Security while using Docker-CE on Ubuntu

I need help on verification.

For a proof of concept, I have successfully installed Docker-CE on an Ubuntu VM, and I am using it along with nginx.

Can one if you, please confirm to me on my open questions and observations

Point 1: Docker-CE (community edition) is installed in the Ubuntu VM.

Followed the documentation and installed using ‘the repository’.

Can I confirm that,

    • Stable repository is a good starting point.
    • Docker image will not have any vulnerabilities.
    • Install parameters are configurable
    • Desired version of Docker can be installed

Point 2: Proxy settings
I have updated the following files

  1. /etc/systemd/system/docker.service.d/http-proxy.conf
  2. /etc/apt/apt.conf.d/proxy
  3. /etc/environment

Any other files that I should be considering?

Point 3: Please note that the Docker is running on a secured hardened host. The Ubuntu VM I have used is hardened as per my company’s compliance rules.

  1. Is Docker-CE image hardened?

  2. Since I have installed Docker on a hardened Ubuntu VM, do I need to further harden the Docker image?

  3. Even if Docker-CE image is not hardened, can you provide few points to clarify that it is secure and containers are secure.

Point 4: Privilege mode

  1. I have confirmed that none of the docker containers are running in ‘privileged’ mode.

    The following command “docker inspect --format=’{{.HostConfig.Privileged}}’ ” returns false.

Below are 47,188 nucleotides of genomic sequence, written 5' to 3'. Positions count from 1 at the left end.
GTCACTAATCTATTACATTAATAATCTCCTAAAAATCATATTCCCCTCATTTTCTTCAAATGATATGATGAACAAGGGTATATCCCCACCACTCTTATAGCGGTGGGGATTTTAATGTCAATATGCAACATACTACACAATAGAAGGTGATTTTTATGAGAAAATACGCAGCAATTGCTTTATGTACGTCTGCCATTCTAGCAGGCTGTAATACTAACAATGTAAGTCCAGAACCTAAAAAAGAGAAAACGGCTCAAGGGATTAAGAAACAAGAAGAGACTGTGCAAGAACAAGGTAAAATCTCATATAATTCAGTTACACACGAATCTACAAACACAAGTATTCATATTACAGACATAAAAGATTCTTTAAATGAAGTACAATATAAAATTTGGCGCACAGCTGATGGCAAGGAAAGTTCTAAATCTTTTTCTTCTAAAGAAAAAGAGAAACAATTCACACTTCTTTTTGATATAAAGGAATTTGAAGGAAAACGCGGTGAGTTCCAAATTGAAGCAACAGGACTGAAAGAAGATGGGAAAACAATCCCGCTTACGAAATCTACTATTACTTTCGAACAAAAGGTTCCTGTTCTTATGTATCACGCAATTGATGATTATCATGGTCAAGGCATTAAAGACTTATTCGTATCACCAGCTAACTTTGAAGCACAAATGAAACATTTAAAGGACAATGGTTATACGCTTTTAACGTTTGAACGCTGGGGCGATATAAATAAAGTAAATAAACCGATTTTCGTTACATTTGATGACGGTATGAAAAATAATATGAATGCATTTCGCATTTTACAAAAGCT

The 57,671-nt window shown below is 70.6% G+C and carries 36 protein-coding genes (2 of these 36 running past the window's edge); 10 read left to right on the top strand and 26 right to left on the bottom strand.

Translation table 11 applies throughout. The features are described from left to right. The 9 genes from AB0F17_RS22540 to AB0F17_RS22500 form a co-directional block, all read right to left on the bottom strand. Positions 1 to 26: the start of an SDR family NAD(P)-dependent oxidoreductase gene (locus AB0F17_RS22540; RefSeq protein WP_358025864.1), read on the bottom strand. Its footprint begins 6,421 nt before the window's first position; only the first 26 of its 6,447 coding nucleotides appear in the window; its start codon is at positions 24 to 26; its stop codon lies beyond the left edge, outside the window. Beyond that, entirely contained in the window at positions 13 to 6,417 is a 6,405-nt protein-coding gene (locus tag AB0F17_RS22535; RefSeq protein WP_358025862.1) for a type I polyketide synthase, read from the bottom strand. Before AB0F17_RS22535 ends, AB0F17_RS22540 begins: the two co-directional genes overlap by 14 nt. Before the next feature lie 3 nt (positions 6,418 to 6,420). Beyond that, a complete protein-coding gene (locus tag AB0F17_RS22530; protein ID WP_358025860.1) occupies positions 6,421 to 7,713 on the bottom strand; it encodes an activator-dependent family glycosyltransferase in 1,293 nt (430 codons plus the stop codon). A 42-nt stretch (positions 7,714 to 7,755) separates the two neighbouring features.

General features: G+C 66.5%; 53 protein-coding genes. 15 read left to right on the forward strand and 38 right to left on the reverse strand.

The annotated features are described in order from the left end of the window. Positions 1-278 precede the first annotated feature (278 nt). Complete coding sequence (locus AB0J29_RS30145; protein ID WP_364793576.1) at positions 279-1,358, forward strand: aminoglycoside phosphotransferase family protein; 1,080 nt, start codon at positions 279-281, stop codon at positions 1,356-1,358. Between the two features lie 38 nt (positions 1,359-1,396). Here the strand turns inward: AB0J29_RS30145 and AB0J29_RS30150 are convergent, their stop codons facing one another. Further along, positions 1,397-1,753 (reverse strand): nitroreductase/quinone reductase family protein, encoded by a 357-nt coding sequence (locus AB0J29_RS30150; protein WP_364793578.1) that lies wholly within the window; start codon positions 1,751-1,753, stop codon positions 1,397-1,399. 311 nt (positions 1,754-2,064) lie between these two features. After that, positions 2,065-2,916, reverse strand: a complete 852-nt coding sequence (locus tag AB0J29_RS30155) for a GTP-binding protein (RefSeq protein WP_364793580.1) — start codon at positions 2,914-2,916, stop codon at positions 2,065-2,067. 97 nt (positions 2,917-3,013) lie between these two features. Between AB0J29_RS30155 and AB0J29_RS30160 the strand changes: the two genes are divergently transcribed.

2. Running Docker Commands

    Every docker command I run is using ‘Sudo’. Sudo command allows my default user to run programs with security privileges of that of root user.

    I can create non-privileged users, add them to the ‘docker’ group []

    Does this mean, the ‘non-privileged’ users now have root access only for docker?

Point 5: Upgrading Docker

How frequently should we upgrade?
Who should upgrade?

Point 6: Memory usage and CPU usage

To ensure there is no memory leakage, I will be looking at using documentation on resource_constraints maintained by Docker. Is this fine?


I normally also use userns

Thanks Martin for the response. I shall look at it.

Hi @maneeshmenon,

Belated response:

Does this mean, the ‘non-privileged’ users now have root access only for docker?

Yes, but this is the equivalent of giving the unprivileged users root access on the host. Why? Because the unprivileged user can trivially create a Docker privileged container, mount key host directories, and gain full control of the machine. Check this web post for details.

FYI, I recently founded a company called Nestybox that enables running Docker-in-Docker, but without using privileged containers. One of the security benefits is that you can now assign unprivileged users a dedicated Docker without giving them any privileges on the host.

See this blog article I wrote for more info on this.

Hope this helps!